In business everyone has a failure or setback. It’s the nature of business.
Sometimes you win. Sometimes you lose. But it’s how you handle those setbacks or failures is what sets the successful apart from everyone else.
Have you eve watched a child learning to color in the lines for the first time. The teacher or parent instructs them on what to do. Then hand the child a coloring book and some crayons. The child picks up the crayon and begins to color. Of course, they color out the line. It’s their first time. It’s to be expected. So what do they do? They go to the next page and try again. Each child tries different ways of coloring to accomplish the task. They mess up. They go to the next page and try it again. Eventually, they are coloring like a pro.
I remember when my son first started skateboarding. He would be outside for hours trying do an ollie. He sprained his back multiple times, hurt his knees and elbows and has countless bruises. But to him, the ultimate success was to do an ollie. For those that don’t know skater speak, an ollie is a skateboarding trick where the you and board leap into the air without the use of the your hands. He tried this trick hundreds of times until he got it right. Through all the pain it was worth it for him to accomplish this trick. Even though he’s done an ollie successful multiple times, every now and again, he can’t do the trick. But he doesn’t let it discourage him. He just does it again.
As we age and become adults, our view on failure changes. Some allow failure to define them so, they give up on their dreams. Others try a few times and stop because they don’t want to fail again. Others get discouraged and think, “I’m never going to get this,” and give up. But if it’s something that you truly want, you have to fight through the pain and try again and again until you succeed.
Here’s a perfect example of acting like a child when it comes to failure. At 4 years old, my niece, Layla, decided she wanted to experience what it would be like to slide down the stairs. To her it looked like fun. Before I go any further in the story, I want to give you a visual. Below is a picture of the type of stairs they have in their home.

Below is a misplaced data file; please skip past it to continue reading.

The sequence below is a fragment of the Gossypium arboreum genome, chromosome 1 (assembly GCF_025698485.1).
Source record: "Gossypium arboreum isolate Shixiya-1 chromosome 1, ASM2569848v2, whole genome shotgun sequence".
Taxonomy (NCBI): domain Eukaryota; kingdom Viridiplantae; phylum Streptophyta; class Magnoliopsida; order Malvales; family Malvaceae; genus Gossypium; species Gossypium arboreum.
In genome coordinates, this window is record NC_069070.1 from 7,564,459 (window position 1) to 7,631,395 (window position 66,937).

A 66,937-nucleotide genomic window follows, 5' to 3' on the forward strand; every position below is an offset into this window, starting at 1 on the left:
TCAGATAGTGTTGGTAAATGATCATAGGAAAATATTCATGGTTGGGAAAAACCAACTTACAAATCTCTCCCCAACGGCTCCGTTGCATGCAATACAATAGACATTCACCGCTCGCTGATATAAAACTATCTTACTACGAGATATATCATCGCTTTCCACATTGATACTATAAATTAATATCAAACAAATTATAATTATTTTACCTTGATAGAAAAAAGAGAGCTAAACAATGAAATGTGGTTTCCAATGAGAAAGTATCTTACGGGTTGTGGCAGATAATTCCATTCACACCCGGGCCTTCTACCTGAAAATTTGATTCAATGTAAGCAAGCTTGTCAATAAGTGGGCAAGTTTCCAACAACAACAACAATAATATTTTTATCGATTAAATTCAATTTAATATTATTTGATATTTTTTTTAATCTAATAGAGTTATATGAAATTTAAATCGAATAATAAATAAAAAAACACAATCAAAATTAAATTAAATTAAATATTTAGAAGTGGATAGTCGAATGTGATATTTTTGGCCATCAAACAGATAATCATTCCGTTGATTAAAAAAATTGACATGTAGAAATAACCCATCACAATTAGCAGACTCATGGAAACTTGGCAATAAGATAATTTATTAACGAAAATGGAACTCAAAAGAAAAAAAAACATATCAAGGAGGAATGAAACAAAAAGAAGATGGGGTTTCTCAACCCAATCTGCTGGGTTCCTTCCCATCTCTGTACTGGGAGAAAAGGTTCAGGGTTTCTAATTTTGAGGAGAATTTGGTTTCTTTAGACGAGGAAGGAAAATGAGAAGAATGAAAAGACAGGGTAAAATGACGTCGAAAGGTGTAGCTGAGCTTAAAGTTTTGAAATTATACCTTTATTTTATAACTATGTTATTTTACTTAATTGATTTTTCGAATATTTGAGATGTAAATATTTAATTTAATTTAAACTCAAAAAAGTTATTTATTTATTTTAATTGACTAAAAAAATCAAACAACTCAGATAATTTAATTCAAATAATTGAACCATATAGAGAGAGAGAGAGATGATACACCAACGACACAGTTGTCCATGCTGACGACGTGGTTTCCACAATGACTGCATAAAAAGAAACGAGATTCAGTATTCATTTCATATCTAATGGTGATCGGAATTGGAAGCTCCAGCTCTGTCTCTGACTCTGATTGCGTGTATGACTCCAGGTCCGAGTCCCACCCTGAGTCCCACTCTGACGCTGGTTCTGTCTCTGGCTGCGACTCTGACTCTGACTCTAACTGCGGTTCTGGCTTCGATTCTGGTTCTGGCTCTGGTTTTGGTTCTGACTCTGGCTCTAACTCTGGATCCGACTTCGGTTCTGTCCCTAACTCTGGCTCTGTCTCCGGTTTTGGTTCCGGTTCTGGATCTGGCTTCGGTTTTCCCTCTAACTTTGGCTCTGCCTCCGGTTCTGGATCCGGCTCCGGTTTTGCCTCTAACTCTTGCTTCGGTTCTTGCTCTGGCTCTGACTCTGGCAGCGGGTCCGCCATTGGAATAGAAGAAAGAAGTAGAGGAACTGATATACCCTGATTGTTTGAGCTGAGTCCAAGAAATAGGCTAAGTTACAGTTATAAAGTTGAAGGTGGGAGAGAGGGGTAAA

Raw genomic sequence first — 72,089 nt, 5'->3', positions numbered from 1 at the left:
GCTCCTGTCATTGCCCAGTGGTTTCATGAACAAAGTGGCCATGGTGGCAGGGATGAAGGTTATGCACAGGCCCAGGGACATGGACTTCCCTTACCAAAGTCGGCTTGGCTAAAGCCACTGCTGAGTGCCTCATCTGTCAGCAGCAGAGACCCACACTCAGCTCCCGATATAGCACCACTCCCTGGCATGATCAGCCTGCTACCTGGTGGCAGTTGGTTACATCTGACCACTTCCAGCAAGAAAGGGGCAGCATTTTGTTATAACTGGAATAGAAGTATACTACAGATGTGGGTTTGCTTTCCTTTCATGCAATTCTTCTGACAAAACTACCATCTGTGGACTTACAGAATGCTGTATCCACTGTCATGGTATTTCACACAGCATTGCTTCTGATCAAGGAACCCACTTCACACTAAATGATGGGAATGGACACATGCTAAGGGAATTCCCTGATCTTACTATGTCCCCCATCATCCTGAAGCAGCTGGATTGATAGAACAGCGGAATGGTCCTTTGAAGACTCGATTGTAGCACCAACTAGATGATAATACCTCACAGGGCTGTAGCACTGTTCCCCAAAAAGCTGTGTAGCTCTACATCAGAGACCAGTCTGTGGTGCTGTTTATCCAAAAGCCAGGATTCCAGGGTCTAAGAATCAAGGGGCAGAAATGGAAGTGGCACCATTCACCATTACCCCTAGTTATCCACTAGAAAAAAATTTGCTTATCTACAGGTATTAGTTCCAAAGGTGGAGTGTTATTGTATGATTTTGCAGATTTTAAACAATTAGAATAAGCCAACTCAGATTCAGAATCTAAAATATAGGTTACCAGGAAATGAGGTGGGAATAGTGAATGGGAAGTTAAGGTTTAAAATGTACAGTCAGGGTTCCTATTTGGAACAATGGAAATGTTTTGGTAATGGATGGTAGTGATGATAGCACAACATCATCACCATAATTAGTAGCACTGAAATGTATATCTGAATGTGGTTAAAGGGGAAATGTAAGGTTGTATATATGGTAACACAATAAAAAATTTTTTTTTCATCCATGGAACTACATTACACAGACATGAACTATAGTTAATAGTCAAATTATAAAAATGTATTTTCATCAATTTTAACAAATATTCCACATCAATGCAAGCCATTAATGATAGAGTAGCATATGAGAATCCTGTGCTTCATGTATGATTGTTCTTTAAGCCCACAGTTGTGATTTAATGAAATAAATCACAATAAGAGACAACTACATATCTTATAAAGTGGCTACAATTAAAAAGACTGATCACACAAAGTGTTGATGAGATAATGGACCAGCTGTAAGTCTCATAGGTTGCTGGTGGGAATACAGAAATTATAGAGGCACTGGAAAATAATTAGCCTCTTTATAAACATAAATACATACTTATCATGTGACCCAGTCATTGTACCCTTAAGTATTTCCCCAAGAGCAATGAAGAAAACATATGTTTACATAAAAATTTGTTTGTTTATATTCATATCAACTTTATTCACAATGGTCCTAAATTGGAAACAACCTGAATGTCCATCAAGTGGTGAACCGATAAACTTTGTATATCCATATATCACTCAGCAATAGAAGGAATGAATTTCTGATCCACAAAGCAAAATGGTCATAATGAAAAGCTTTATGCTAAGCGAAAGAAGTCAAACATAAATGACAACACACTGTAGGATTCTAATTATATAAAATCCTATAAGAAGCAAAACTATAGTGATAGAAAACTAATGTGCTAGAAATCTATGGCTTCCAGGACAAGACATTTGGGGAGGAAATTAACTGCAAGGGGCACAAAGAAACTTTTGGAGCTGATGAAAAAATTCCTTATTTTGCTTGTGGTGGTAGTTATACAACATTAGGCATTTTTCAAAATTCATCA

Layla decides the best way to slide down the stairs is in a laundry basket. She and her sister have pushed each other around in a basket before. “It seems pretty smooth. It should work out great,” she thought.
She proceeds to the stop of the staircase with the laundry basket. She sits in. Her sister stands behind her.
“Push Alia!” she screams.
Layla flies down the stairs. Although it’s a little bumpy, she is having the time of her life. And then…
As she reaches the bottom of the stairs, she falls face first into the tile floor below. The ride was fun while it lasted, but it was an epic fail.
She crying, her mouth is bleeding and her mom is wondering, “What in the world is going on?”
Her mom sees the laundry basket on the floor and can only guess what happened. She frantically gathers the children and heads to the hospital. By the time they arrived at the hospital, Layla has stopped crying. She’s feeling better and her mouth has stopped bleeding. She then notices that her 2 front teeth are gone.
The ER doctor checks Layla out and tells her mom that she will be fine. She lost a couple of teeth, but soon her new teeth would come in. Her mom is relieved.
The doctor turns to Layla and says, “I bet you won’t do that again.”
Without hesitation, Layla says, “Yes, but next time, I think I’m gonna wear a helmet.”
Yes, it hurt! Yes, she lost something! Yes, she cried! Yes, she failed! But guess what?
She persevered. She shook it off and thought of her next move. She tried to do the stunt again, this time with her bike helmet. But her mom caught her before she could, thank goodness.
But that’s the tenacity of a child. A child will try something over and over again until they succeed. And we have to approach our business with the same tenacity.
Failure is a necessary component of success. Failure is how we learn what works and what doesn’t. Failure helps us find out what works for us so we can succeed.
You are going to fall, but that doesn’t matter, what matters is how long you stay lying down. It may hurt. You may want to cry. You may want to throw your computer out the window. You may even want to quit.
We all fail. We’ve all fallen down. It’s how quickly you pick yourself and dust yourself off that is the strong determinant of success.
How many kids do you know, that climbed a tree, feel down and said, “I quit! I’m never climbing a tree again?” None! They dust themselves off and climb the tree again.
When you fail, it’s an opportunity to learn, grow and improve. Don’t get discouraged. Just think of Layla missing her 2 front teeth. If she can pick herself up from that and be willing to try again, you can too. By the way, her 2 front teeth did grow in. And she has succeeded at everything she set her mind to.
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